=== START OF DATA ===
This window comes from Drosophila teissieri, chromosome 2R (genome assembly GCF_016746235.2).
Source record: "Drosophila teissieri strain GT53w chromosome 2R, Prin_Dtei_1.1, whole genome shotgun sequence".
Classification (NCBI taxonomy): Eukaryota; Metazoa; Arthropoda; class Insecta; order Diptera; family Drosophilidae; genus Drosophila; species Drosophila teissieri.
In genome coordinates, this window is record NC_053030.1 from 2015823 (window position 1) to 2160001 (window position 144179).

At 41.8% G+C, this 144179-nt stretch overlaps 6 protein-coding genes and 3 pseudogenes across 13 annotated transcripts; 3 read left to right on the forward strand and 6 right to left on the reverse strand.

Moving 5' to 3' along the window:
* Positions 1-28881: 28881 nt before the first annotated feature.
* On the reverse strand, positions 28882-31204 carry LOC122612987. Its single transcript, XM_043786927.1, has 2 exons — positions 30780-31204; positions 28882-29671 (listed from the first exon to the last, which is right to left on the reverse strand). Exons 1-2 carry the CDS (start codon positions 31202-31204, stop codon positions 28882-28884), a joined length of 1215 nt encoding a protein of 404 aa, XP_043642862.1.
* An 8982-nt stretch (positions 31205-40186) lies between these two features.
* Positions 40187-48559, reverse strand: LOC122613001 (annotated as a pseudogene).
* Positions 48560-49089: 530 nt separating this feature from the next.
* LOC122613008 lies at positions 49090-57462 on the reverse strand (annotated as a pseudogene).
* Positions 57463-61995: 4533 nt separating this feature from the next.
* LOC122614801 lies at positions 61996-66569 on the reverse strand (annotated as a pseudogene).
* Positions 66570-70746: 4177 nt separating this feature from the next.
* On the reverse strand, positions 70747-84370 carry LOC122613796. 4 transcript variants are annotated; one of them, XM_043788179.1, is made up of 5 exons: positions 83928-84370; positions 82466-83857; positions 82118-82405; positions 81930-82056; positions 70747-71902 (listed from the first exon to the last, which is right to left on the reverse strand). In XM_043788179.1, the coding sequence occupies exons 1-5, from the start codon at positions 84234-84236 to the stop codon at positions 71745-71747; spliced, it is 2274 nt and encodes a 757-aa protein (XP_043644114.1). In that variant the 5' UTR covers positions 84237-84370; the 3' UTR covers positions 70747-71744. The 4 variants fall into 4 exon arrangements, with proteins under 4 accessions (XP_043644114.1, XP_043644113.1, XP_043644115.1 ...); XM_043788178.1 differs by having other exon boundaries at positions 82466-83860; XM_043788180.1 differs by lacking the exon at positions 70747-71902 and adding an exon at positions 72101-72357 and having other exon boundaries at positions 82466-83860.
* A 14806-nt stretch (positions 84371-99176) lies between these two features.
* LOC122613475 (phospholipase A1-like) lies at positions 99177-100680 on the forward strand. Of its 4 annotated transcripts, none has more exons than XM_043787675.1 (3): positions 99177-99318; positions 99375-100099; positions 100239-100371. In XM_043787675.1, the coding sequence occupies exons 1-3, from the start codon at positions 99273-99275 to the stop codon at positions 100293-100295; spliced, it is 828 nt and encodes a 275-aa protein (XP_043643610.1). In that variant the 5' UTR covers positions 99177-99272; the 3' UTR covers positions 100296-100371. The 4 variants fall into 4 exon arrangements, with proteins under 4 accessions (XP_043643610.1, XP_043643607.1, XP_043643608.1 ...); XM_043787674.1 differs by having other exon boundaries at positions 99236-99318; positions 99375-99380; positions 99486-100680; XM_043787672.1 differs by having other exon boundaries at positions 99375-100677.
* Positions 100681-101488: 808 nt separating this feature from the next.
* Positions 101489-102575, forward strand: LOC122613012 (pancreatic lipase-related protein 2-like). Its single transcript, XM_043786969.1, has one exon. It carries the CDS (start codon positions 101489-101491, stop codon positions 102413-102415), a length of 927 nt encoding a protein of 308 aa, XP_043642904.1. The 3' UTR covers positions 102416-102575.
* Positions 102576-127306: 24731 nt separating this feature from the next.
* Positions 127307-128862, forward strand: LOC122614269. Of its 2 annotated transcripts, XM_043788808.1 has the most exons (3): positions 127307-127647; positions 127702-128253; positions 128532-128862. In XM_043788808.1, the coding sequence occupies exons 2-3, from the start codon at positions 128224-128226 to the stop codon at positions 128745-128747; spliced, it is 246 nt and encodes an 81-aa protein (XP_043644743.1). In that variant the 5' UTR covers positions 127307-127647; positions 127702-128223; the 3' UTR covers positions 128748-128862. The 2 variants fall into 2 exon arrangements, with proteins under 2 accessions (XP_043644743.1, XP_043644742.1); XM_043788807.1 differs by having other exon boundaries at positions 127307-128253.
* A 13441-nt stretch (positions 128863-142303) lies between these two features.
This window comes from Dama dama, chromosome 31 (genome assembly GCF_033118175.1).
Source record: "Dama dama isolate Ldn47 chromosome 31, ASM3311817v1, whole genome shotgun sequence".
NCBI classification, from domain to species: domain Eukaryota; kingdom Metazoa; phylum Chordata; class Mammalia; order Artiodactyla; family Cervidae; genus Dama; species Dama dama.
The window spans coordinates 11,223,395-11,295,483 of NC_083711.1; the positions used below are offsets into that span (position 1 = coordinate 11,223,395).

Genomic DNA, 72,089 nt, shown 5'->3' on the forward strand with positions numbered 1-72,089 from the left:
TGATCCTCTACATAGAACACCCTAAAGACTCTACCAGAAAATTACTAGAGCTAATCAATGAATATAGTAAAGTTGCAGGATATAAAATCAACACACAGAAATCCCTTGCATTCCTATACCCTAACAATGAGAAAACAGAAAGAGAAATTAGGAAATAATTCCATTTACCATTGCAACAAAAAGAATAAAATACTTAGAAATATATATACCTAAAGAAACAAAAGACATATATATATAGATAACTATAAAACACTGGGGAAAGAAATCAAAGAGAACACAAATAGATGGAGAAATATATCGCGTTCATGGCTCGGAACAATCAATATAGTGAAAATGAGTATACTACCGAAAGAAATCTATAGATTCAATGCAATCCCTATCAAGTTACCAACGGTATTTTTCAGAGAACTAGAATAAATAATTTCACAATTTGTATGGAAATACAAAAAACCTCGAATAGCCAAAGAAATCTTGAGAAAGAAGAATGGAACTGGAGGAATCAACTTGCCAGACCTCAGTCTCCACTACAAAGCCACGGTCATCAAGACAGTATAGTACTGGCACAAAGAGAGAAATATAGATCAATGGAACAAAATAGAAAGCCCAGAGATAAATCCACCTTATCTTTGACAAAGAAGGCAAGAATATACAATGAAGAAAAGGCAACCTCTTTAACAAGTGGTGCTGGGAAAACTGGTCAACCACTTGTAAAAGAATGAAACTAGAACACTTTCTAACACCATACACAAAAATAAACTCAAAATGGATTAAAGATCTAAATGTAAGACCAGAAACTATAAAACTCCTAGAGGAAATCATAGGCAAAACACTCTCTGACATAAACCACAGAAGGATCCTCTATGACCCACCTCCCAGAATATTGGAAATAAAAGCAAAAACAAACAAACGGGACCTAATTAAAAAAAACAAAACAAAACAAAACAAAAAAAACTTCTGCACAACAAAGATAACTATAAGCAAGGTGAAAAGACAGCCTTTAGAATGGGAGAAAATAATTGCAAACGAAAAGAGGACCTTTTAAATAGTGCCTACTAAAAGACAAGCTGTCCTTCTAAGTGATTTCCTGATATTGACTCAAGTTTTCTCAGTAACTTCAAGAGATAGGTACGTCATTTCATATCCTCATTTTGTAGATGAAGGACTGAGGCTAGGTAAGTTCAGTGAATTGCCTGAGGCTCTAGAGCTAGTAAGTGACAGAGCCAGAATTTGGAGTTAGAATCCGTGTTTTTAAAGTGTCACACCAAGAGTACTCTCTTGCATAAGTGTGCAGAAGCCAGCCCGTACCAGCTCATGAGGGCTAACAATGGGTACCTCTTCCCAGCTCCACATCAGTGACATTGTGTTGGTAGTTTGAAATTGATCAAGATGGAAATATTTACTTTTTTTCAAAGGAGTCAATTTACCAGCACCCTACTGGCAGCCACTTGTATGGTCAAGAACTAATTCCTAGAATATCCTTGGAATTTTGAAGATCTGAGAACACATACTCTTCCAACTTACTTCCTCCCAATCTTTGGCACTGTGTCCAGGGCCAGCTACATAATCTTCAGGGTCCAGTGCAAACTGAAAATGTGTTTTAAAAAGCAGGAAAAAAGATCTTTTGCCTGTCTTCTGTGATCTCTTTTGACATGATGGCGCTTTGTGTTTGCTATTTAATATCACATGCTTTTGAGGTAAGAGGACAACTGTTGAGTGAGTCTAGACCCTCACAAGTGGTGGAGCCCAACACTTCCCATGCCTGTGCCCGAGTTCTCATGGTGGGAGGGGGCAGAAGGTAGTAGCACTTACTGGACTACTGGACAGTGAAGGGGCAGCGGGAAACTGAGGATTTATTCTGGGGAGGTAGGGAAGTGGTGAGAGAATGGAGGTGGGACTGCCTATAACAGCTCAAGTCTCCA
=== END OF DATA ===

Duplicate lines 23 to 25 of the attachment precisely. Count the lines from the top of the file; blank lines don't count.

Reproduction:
* A 13441-nt stretch (positions 128863-142303) lies between these two features.
This window comes from Dama dama, chromosome 31 (genome assembly GCF_033118175.1).
Source record: "Dama dama isolate Ldn47 chromosome 31, ASM3311817v1, whole genome shotgun sequence".